IS destroys Syrian monastery, tranfers Christian captives

Extremist group Islamic State's militants have demolished a monastery in the central Syrian province of Homs, the Syrian Observatory for Human Rights said on Thursday. The group has also transferred several dozen Christians, captured during its offensive, to a location near its stronghold in northeastern Syria, the monitor said. Militants used bulldozers to raze the monastery in the town of Qaryatain, a strategically-located town wrestled from government control by the jihadist group in early August, the Britain-based Observatory added. Syrian government's warplanes were still pounding the area with air strikes two weeks after Islamic State captured the town. Qaryatain is near a road linking the ancient Roman city of Palmyra to the Qalamoun mountains, along the border with Lebanon. The hardliner militant group has been gaining ground in the desert areas east and south of Homs after it took over Palmyra last May. The Syrian army has launched a large-

Bangkok bombings: Ceremony held to honour victims as manhunt continues

Sombre horns sounded Friday at the site of Bangkok's deadly bomb blast as officials joined a multi-religious ceremony for victims of this week's attack, the latest effort to show that the bustling capital was respectfully, if cautiously, moving on. Four days after the explosion at the revered Erawan Shrine, at one of the capital's busiest intersections, there were few solid leads into the perpetrators of the deadliest attack in Thailand's recent history. Police were still searching for the prime suspect seen in a security video and on Thursday cleared two other men initially believed to be suspects. In a sign of the concern over more attacks, bomb-sniffing dogs checked the shrine ahead of Friday's morning ceremony, where government officials and diplomats laid floral bouquets. A Brahmin priest poured holy water over the damaged face of the shrine's centrepiece, a four-headed statue of the Hindu god Brahma that is now missing one chin. But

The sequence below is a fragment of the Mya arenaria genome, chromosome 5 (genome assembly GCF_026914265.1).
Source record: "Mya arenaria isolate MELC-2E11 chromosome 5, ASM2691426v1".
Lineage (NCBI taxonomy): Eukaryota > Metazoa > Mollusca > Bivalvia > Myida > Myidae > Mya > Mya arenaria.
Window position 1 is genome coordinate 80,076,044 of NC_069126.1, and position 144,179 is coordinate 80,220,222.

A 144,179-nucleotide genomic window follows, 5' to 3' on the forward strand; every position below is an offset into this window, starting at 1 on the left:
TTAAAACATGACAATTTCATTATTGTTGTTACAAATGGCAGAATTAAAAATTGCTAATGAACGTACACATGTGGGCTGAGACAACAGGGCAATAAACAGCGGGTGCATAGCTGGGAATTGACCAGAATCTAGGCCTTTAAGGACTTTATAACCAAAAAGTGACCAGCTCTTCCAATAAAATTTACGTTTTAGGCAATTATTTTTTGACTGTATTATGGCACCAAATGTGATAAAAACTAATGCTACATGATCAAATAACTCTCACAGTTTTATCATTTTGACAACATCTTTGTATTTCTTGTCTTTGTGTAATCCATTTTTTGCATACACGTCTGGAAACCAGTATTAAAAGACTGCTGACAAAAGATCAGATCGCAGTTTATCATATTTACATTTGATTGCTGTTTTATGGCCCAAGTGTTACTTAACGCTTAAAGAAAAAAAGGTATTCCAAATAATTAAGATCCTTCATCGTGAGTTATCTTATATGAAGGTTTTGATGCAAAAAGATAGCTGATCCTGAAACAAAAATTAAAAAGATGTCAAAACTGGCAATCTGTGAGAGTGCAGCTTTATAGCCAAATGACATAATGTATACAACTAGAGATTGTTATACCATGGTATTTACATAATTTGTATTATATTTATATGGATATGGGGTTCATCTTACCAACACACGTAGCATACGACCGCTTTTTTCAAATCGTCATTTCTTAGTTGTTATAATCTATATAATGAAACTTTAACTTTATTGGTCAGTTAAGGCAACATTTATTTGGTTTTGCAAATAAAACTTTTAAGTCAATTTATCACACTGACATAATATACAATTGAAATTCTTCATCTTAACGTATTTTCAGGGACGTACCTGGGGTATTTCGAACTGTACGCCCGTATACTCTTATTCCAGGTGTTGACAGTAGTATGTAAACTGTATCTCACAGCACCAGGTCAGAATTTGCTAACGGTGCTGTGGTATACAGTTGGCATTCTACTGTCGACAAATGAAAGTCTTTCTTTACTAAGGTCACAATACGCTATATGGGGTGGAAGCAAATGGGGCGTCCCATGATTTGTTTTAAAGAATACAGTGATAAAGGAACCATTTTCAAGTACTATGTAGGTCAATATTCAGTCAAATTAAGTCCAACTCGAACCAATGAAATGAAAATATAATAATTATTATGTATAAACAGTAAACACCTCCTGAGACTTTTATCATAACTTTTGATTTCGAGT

The ugly threat of an ISIL with chemical weapons

The alleged use of chemical weapons, including mustard gas, by the Islamic State of Iraq and the Levant (ISIL) fits in with a pattern of increasing small-scale tactical usages of chemical weapons in both Syria and Iraq.  Despite the furore following the use of chemical munitions by the regime of Bashar al-Assad in Ghouta in 2013, the use of chemical munitions by ISIL points to a worrying new trend in which the use of prohibited weapons is increasingly becoming the norm. A growing amount of evidence is emerging that ISIL has increasingly begun to use chemical weapons against forces fighting them in both Iraq and Syria. Recent reports confirmed that government investigations by the US and Germany show the potential use of mustard gas against Kurdish forces in the Iraqi town of Makhmour on August 14 and against Syrian YPG forces last month around the town of Hassakeh. In truth, reports of attempted chemical attacks by ISIL are nothing new. Peshmerga forces of the Kurdistan Regional Govern

C.Africa interfaith group receives UN peace prize